Chapter seven, on ‘The early modern period’, opens with a discussion of Luther, Calvin and Zwingli. Focusing on the history of ideas, Ferngren notes that ‘The Protestant Reformation provided an intellectual and structural framework that encouraged transitions in a variety of fields, including medicine’ (p. 136). Following Protestant reformers we encounter ‘reformers in medicine’ (p. 141), such as Paracelsus and William Harvey. The argument that the Protestant Reformation precipitated shifts in the treatment of the sick poor is also covered. A section on ‘women in medicine’ provides some welcome examples of lay medical practice, before swiftly returning to topics such as ‘professional medical ethics’, ‘Protestant moral theology’ and ‘Tridentine Catholicism’. A section on ‘Enlightenment medicine’ works to dismantle the assumption that the period was marked by intellectual and antireligious homogeneity. Indeed, the author points out that there were efforts to revive clerical medicine across Europe at the time. However, Ferngren remains tied to the still influential assumption that ‘because of the secularizing tendencies of the new science, it is probable that the use of religious healing had decreased by the seventeenth century’ (p. 162). An important final section titled ‘The Doctor at the Bedside’ notes that while knowledge of the body, especially in anatomy and physiology, increased, conventional healing made little use of it and Galenic therapeutics continued to be widely used until the early nineteenth century.
The final chapter, ‘The nineteenth and twentieth centuries’ focuses largely on American developments as ‘this volume is directed to a largely North American readership’ (p. x). The origins of nursing, asylums and medical missions are discussed in depth. Faith healing in pietistic circles in both European and American Protestantism is covered, as well as temperance movements associated with the influence of Methodism and Adventism. Short sections on Mormonism, Jehovah’s Witnesses, Pentecostalism and Judaism are included. Biblical criticism, evolutionary theory and eugenics are explored. Discussions of Protestant and Catholic medical ethics, particularly in relation to birth control, abortion and euthanasia are analysed. New Age spirituality and CAM (complimentary and alternative medicine) are also outlined briefly. A closing section on ‘The Hospice Movement’ provides another excellent case study for rethinking notions of a perennial conflict between matters religious and matters medical. As Ferngren notes, the qualified nurse Cicely Saunders (1918–2005) conceived of the movement following an evangelical conversion to Christianity.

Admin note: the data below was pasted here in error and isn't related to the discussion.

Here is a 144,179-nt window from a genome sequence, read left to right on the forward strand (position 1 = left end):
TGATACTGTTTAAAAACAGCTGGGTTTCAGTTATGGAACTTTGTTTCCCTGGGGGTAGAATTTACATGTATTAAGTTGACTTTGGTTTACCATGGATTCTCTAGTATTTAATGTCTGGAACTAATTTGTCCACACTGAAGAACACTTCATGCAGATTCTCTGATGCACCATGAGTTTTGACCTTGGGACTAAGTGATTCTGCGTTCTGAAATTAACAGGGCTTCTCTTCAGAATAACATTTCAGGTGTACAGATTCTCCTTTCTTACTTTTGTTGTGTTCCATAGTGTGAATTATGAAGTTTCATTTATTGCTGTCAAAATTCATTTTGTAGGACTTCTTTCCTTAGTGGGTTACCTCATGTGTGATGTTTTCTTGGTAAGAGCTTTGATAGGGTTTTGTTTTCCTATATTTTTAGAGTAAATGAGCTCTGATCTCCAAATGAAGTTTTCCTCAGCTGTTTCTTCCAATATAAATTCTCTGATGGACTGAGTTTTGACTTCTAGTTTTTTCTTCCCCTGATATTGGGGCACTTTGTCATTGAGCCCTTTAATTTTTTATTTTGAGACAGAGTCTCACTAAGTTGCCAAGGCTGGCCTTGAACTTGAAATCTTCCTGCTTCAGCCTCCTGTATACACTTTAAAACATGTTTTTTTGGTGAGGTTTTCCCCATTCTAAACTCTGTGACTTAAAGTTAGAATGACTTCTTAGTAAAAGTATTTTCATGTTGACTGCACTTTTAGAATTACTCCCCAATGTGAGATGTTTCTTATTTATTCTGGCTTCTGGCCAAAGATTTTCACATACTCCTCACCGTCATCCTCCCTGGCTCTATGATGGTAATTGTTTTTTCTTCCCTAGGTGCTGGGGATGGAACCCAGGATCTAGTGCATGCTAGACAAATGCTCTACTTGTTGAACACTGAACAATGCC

A short epilogue notes that ‘religion has complimented medicine in similar ways in many cultures and in nearly every age’ (p. 202), though also includes a section on ‘tensions in religion and medicine’, which focuses primarily on sectarian movements. The volume closes with a provocative note on compassion. For Ferngren, compassion is a quality rooted in religious values, and lacks sustenance without a transcendent spiritual basis. Thus, ‘while compassion is a quality fully compatible with scientific medicine and with progress in medical technology, it is not one that grows naturally out of either’ (p. 213).
Designed for the non-specialist, this book would be a good addition to student reading lists in a number of disciplines including history, theology and medicine. More generally, the work merits readership from any non-expert seeking a historical perspective on religious attitudes to sickness and healing.